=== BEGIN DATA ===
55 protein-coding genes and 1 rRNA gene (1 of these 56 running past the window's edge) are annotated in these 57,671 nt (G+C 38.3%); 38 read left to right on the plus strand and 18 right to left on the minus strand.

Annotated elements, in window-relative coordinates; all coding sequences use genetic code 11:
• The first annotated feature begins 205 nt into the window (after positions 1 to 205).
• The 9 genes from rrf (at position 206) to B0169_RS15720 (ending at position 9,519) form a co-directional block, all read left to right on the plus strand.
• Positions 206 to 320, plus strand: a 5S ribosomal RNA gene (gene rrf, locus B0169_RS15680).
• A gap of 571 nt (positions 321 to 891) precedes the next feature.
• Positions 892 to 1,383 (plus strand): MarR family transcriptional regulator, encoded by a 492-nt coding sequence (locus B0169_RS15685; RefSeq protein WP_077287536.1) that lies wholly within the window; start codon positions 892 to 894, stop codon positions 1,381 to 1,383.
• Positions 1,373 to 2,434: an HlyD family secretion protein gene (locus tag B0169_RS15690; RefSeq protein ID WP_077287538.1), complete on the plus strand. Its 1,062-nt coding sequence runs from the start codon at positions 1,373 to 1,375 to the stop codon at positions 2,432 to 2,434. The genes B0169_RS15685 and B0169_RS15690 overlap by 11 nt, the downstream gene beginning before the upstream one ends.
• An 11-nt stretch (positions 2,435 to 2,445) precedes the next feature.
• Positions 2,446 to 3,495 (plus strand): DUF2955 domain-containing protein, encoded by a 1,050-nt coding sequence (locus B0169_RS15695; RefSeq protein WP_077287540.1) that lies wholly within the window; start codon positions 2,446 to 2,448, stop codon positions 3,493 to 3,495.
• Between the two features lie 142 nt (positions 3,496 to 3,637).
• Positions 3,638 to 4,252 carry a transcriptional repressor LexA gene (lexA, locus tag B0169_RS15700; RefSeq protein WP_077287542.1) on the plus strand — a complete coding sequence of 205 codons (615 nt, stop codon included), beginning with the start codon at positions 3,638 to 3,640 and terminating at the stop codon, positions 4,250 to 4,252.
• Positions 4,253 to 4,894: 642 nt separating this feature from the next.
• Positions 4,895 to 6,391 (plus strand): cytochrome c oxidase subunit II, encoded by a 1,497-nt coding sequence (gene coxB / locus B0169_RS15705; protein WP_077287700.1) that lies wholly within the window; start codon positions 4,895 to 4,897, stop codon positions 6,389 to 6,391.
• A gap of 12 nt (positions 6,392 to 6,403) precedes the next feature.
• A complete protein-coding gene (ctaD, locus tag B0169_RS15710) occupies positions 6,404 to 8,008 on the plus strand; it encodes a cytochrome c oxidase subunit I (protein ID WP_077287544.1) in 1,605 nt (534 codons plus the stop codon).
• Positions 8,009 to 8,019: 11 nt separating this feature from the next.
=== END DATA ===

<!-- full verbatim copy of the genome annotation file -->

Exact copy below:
55 protein-coding genes and 1 rRNA gene (1 of these 56 running past the window's edge) are annotated in these 57,671 nt (G+C 38.3%); 38 read left to right on the plus strand and 18 right to left on the minus strand.

Annotated elements, in window-relative coordinates; all coding sequences use genetic code 11:
• The first annotated feature begins 205 nt into the window (after positions 1 to 205).
• The 9 genes from rrf (at position 206) to B0169_RS15720 (ending at position 9,519) form a co-directional block, all read left to right on the plus strand.
• Positions 206 to 320, plus strand: a 5S ribosomal RNA gene (gene rrf, locus B0169_RS15680).
• A gap of 571 nt (positions 321 to 891) precedes the next feature.
• Positions 892 to 1,383 (plus strand): MarR family transcriptional regulator, encoded by a 492-nt coding sequence (locus B0169_RS15685; RefSeq protein WP_077287536.1) that lies wholly within the window; start codon positions 892 to 894, stop codon positions 1,381 to 1,383.
• Positions 1,373 to 2,434: an HlyD family secretion protein gene (locus tag B0169_RS15690; RefSeq protein ID WP_077287538.1), complete on the plus strand. Its 1,062-nt coding sequence runs from the start codon at positions 1,373 to 1,375 to the stop codon at positions 2,432 to 2,434. The genes B0169_RS15685 and B0169_RS15690 overlap by 11 nt, the downstream gene beginning before the upstream one ends.
• An 11-nt stretch (positions 2,435 to 2,445) precedes the next feature.
• Positions 2,446 to 3,495 (plus strand): DUF2955 domain-containing protein, encoded by a 1,050-nt coding sequence (locus B0169_RS15695; RefSeq protein WP_077287540.1) that lies wholly within the window; start codon positions 2,446 to 2,448, stop codon positions 3,493 to 3,495.
• Between the two features lie 142 nt (positions 3,496 to 3,637).
• Positions 3,638 to 4,252 carry a transcriptional repressor LexA gene (lexA, locus tag B0169_RS15700; RefSeq protein WP_077287542.1) on the plus strand — a complete coding sequence of 205 codons (615 nt, stop codon included), beginning with the start codon at positions 3,638 to 3,640 and terminating at the stop codon, positions 4,250 to 4,252.
• Positions 4,253 to 4,894: 642 nt separating this feature from the next.
• Positions 4,895 to 6,391 (plus strand): cytochrome c oxidase subunit II, encoded by a 1,497-nt coding sequence (gene coxB / locus B0169_RS15705; protein WP_077287700.1) that lies wholly within the window; start codon positions 4,895 to 4,897, stop codon positions 6,389 to 6,391.
• A gap of 12 nt (positions 6,392 to 6,403) precedes the next feature.
• A complete protein-coding gene (ctaD, locus tag B0169_RS15710) occupies positions 6,404 to 8,008 on the plus strand; it encodes a cytochrome c oxidase subunit I (protein ID WP_077287544.1) in 1,605 nt (534 codons plus the stop codon).
• Positions 8,009 to 8,019: 11 nt separating this feature from the next.